The Iranian threat hits home
Amid analysis of the Iranian nuclear threat and how America should respond on a national level, recent attacks on Israeli embassies in India and Georgia has Jewish institutions asking a question that is much closer to home: Does Iran pose a local terror threat?
“Homeland security really starts as security in the neighborhood,” Paul Goldenberg, national director of the Jewish Federations of North America-affiliated Secure Community Network (SCN), told JointMedia News Service.
The national Jewish security perspective
SCN, which partners with the U.S. Department of Homeland Security and 56 major Jewish organizations, is asking Jewish organizations “to remain vigilant, to ensure that they have tested their [emergency management and response] plans,” and if they do not have plans, to develop them, Goldenberg said.
“It’s a matter of record that Jewish institutions in the Diaspora have been attacked by both proxies of Iran as well as other extremist and terrorist organizations,” he said.
While there is “no specific or imminent threat against the American-Jewish community” at this juncture, according to Goldenberg, he said does not mean “some lone wolf, some cell out there, is still plotting and planning, and law enforcement doesn’t know about it.”
Though he said an attack by Iran isn’t necessarily “likely,” the October 2011 assassination attempt on the Saudi Arabian ambassador in Washington suggests Iran is “not beyond setting its sights on targets within the U.S. homeland,” said Ilan Berman, vice president of the Washington, DC-based American Foreign Policy Council.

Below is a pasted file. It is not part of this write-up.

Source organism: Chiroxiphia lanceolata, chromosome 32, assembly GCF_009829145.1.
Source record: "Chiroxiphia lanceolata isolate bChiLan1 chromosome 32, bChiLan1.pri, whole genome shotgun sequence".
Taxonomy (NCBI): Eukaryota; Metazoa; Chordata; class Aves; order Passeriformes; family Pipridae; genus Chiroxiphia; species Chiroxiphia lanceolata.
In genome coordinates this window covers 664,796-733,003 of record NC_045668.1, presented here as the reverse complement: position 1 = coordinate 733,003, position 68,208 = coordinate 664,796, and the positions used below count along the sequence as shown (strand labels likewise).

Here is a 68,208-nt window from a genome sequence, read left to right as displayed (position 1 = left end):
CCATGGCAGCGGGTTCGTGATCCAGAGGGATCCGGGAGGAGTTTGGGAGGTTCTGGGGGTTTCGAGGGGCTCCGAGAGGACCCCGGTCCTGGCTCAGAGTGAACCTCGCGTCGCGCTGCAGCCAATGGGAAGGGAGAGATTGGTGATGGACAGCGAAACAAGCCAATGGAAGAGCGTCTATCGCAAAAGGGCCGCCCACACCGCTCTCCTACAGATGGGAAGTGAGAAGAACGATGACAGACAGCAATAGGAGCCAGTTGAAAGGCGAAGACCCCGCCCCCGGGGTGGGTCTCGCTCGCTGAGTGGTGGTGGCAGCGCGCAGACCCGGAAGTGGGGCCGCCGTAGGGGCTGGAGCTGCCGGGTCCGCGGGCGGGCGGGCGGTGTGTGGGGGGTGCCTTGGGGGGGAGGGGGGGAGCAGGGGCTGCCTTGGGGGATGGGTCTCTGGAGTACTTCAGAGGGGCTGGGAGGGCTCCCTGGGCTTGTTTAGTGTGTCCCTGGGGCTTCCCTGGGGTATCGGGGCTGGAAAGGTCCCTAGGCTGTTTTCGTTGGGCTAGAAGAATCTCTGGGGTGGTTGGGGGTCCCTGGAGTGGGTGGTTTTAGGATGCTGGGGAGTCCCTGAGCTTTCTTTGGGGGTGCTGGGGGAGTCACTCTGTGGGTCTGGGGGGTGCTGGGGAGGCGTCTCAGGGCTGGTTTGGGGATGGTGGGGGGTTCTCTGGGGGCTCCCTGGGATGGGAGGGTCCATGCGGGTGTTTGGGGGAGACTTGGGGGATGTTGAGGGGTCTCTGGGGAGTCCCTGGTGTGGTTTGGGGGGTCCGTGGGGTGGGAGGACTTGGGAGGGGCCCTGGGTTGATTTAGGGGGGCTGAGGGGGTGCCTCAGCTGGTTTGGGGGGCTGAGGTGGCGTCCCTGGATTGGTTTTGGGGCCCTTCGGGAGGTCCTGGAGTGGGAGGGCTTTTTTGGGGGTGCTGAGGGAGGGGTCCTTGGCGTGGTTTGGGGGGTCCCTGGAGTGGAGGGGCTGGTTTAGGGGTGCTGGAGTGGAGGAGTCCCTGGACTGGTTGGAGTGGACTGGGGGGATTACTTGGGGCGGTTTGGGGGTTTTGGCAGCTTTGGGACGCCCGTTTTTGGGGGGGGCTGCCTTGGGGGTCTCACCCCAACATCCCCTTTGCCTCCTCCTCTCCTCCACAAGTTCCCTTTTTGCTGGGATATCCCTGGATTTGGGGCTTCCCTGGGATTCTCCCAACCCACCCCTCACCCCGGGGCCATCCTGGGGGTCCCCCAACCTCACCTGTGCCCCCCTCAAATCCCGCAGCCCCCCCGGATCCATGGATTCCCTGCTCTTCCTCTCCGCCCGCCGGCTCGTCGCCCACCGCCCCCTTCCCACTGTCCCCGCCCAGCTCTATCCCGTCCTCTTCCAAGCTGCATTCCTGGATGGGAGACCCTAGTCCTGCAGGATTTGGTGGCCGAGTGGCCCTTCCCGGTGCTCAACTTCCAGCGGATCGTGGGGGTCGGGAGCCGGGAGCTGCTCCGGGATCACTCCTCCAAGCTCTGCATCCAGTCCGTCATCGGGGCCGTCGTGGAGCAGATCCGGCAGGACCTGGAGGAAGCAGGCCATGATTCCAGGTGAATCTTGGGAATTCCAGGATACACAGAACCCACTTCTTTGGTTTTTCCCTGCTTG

Berman said “you’ve seen Iran strike Jewish targets in the Western hemisphere before,” citing bombings in Buenos Aires, Argentina, in both 1992 and 1994. More recently, he said there has been “a significant shift in Iranian strategy in terms of its willingness to target the U.S. homeland.”
“I wouldn’t necessarily say that Jewish targets are the most likely targets, but they certainly should be part of the calculation as you think about an increasingly emboldened Iran that’s willing to strike out against targets in the U.S. homeland,” Berman told JointMedia News Service. “They’re certainly in the mix.”
The local Jewish perspective
According to a Washington Post survey, California ranks first among the 50 states in “domestically focused counter-terrorism and homeland security organizations.” Sixty-four urban metropolitan areas are designated as “high-threat, high-density,” while the state has identified 623 sites as “potential targets.” One, the El Al ticket counter at Los Angeles International Airport, was hit in 2002 in an attack that killed two people and wounded four.
California instituted a massive counterterrorist program well before 9/11. Measures first taken to protect the 1984 Summer Olympic Games led to the development of the Los Angeles Joint Terrorism Task Force (JTTF) in 1986. A Terrorism Early Warning Group (TEWG) was established in 1996. By 9/11, federal and state counter-terrorism authorities already had a loose-knit network of TEWGs and JTTFs. The California Emergency Management Agency (CAL-EMA), established in 2009, coordinates homeland security and emergency management functions.